I started the week off acting as a judge for the Local Government Information Unit’s first national councillor awards. While I’ve judged a few things in Wandsworth (most recenty the SNT award) this is the first time I’ve been part of a national award’s judging panel.
It was certainly a fascinating, and humbling, experience – and a real privilege to be asked. Seeing what councillors and local government around the country are achieving was an inspiration.
While the winners aren’t announced for a few weeks (they all find out at a conference at the Emirates next month) I can, of course, start acting on that inspiration.
The Local Strategic Partnership is one of those bodies that exist in every local authority that no-one actually knows about.
The name gives away what it is (or should be) it’s a high level partnership of everyone involved in the local area – the council is an obvious member, but they are joined by the police, local health service, local businesses and charities to help set the overall direction of the area. The partnership in Wandsworth works remarkably well, and has certainly improved enormously since I first joined (that is a function of a change in the partners around the table, rather than my joining).
One interesting point that came up (I think from one of the health service representatives) was the amount of work we can create for local businesses when tendering contracts.
Until fairly recently it would have been illegal to consider bids on anything but price and quality, though this has relaxed recently, but is an issue that I’ve been looking at over the years. One thing I wouldn’t want to do is start putting a price on location. Is being Wandsworth based worth a £1,000 or £10,000? And what happens if a company moved mid-contract?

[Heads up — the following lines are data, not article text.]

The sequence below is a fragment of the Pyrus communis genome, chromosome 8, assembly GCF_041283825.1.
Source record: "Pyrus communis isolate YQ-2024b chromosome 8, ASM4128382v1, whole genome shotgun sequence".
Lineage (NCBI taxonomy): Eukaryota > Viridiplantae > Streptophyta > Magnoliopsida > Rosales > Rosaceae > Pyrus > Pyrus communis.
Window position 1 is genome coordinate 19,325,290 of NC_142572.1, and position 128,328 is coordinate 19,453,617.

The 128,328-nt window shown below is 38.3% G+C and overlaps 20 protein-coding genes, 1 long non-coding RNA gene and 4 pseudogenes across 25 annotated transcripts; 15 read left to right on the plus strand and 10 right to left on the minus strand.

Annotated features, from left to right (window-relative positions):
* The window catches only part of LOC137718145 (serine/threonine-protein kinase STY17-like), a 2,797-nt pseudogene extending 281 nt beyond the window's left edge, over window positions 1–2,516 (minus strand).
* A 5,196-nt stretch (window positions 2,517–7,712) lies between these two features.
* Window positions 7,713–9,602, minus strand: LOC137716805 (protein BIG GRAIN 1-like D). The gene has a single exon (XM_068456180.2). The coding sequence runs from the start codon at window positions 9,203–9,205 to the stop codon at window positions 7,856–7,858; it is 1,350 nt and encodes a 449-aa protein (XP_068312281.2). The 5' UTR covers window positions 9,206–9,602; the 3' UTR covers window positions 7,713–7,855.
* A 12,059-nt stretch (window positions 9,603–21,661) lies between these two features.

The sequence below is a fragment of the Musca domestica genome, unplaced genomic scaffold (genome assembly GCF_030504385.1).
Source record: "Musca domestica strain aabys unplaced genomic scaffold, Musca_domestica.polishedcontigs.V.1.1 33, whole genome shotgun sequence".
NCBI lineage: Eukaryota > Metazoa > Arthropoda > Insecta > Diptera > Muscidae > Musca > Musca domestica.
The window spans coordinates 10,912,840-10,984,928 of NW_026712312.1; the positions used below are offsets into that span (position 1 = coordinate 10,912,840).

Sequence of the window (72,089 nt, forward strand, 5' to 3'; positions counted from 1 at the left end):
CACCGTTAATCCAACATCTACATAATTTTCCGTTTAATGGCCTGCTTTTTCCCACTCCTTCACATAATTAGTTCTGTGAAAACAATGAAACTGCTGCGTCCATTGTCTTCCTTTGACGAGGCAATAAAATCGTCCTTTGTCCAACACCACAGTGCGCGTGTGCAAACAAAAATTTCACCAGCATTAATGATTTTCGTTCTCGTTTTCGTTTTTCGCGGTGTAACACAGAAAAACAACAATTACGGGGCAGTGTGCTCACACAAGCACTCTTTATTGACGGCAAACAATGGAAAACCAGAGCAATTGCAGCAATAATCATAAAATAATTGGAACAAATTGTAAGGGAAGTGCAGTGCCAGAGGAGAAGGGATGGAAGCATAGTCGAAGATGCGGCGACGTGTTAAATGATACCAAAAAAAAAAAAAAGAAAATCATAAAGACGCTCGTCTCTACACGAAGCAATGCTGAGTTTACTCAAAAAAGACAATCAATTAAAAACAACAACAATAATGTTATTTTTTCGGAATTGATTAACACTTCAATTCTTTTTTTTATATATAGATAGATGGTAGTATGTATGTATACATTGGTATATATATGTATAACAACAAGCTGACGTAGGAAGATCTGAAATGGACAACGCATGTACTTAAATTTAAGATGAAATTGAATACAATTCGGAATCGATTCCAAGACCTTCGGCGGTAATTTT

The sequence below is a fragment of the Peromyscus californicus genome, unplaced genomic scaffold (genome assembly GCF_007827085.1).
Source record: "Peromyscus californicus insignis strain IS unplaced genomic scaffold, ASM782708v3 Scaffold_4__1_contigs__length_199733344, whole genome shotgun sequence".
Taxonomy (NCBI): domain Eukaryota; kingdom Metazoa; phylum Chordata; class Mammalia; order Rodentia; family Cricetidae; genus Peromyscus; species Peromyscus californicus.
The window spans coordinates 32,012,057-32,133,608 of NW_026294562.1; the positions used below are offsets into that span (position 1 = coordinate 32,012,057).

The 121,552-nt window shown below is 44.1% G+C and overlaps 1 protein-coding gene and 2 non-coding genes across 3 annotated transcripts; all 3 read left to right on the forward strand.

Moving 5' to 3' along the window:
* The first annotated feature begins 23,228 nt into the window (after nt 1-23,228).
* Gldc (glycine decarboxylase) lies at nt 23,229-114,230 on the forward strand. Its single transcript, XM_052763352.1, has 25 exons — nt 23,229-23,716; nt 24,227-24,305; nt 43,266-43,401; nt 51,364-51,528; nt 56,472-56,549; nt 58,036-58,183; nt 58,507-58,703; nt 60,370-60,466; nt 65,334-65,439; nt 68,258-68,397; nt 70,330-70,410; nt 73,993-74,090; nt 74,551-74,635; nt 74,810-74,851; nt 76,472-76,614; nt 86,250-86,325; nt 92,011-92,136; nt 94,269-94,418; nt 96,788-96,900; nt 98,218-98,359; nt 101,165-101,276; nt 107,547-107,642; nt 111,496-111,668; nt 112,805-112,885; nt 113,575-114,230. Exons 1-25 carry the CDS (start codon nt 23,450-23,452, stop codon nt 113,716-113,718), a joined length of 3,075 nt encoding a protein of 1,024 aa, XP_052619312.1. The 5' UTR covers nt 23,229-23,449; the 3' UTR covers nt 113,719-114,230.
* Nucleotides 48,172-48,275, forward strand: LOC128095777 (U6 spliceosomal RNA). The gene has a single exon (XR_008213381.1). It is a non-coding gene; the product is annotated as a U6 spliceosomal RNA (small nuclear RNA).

The key problem, though, is that Wandsworth is predominantly a small business economy and the public sector is forced to be quite restrictive. For example, we require significant financial guarantees and will look through a company’s accounts to ensure the public money we are spending is at as little risk as possible. These have certainly deterred businesses in the past and often a small company just won’t have been in existence long enough to meet these requirements.
But we can improve access for local businesses by advertising the opportunities and providing advice on how to bid and this is something we are starting to improve. We have long been accessible to local businesses (through things like the Wandsworth Business Forum, the next one being on Monday) and are always willing to advise and help a business compete for our contracts.
Nine Elms Opportunity Board
My last meeting of the week was the Nine Elms Opportunity Board. Now that the area is finally starting to develop this is becoming an exciting meeting again (for years its meetings seemed to be just to discuss what wasn’t happening).
The body was initially formed to try and maximise the benefits to local residents of the development of the Power Station site and the report from Job Centre Plus was interesting. Yesterday I highlighted the small drop in Wandsworth’s JSA claims, but apparently the movement in the market is considerably higher than this time last year. So while there were only a few job vacancies being reported at the beginning to 2009 there are plenty being reported and filled this year. Perhaps we can start being a little more confident about the end of the recession.